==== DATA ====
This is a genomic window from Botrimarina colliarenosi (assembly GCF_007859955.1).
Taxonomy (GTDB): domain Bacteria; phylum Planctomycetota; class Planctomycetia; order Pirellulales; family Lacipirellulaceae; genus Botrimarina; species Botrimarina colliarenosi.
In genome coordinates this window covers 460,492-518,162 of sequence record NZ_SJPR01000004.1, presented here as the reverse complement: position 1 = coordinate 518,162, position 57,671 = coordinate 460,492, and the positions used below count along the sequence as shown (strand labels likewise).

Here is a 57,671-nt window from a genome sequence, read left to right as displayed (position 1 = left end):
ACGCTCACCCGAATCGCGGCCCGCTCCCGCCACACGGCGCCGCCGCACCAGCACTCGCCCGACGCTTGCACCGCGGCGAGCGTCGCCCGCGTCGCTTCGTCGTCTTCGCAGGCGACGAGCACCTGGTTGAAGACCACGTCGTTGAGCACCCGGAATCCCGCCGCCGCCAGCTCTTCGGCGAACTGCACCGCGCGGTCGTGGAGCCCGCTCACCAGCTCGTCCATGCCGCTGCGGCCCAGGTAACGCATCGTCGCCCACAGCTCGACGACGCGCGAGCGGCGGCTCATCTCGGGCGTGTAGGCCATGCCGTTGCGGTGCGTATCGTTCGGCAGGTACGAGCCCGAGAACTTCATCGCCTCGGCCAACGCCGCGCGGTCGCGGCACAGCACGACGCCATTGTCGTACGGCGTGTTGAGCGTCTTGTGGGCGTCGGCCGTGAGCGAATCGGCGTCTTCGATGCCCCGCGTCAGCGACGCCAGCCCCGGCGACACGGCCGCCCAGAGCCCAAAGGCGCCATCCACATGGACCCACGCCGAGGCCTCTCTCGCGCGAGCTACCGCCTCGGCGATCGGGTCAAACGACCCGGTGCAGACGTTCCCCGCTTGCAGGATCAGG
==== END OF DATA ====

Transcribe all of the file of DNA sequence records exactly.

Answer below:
This is a genomic window from Botrimarina colliarenosi (assembly GCF_007859955.1).
Taxonomy (GTDB): domain Bacteria; phylum Planctomycetota; class Planctomycetia; order Pirellulales; family Lacipirellulaceae; genus Botrimarina; species Botrimarina colliarenosi.
In genome coordinates this window covers 460,492-518,162 of sequence record NZ_SJPR01000004.1, presented here as the reverse complement: position 1 = coordinate 518,162, position 57,671 = coordinate 460,492, and the positions used below count along the sequence as shown (strand labels likewise).

Here is a 57,671-nt window from a genome sequence, read left to right as displayed (position 1 = left end):
ACGCTCACCCGAATCGCGGCCCGCTCCCGCCACACGGCGCCGCCGCACCAGCACTCGCCCGACGCTTGCACCGCGGCGAGCGTCGCCCGCGTCGCTTCGTCGTCTTCGCAGGCGACGAGCACCTGGTTGAAGACCACGTCGTTGAGCACCCGGAATCCCGCCGCCGCCAGCTCTTCGGCGAACTGCACCGCGCGGTCGTGGAGCCCGCTCACCAGCTCGTCCATGCCGCTGCGGCCCAGGTAACGCATCGTCGCCCACAGCTCGACGACGCGCGAGCGGCGGCTCATCTCGGGCGTGTAGGCCATGCCGTTGCGGTGCGTATCGTTCGGCAGGTACGAGCCCGAGAACTTCATCGCCTCGGCCAACGCCGCGCGGTCGCGGCACAGCACGACGCCATTGTCGTACGGCGTGTTGAGCGTCTTGTGGGCGTCGGCCGTGAGCGAATCGGCGTCTTCGATGCCCCGCGTCAGCGACGCCAGCCCCGGCGACACGGCCGCCCAGAGCCCAAAGGCGCCATCCACATGGACCCACGCCGAGGCCTCTCTCGCGCGAGCTACCGCCTCGGCGATCGGGTCAAACGACCCGGTGCAGACGTTCCCCGCTTGCAGGATCAGG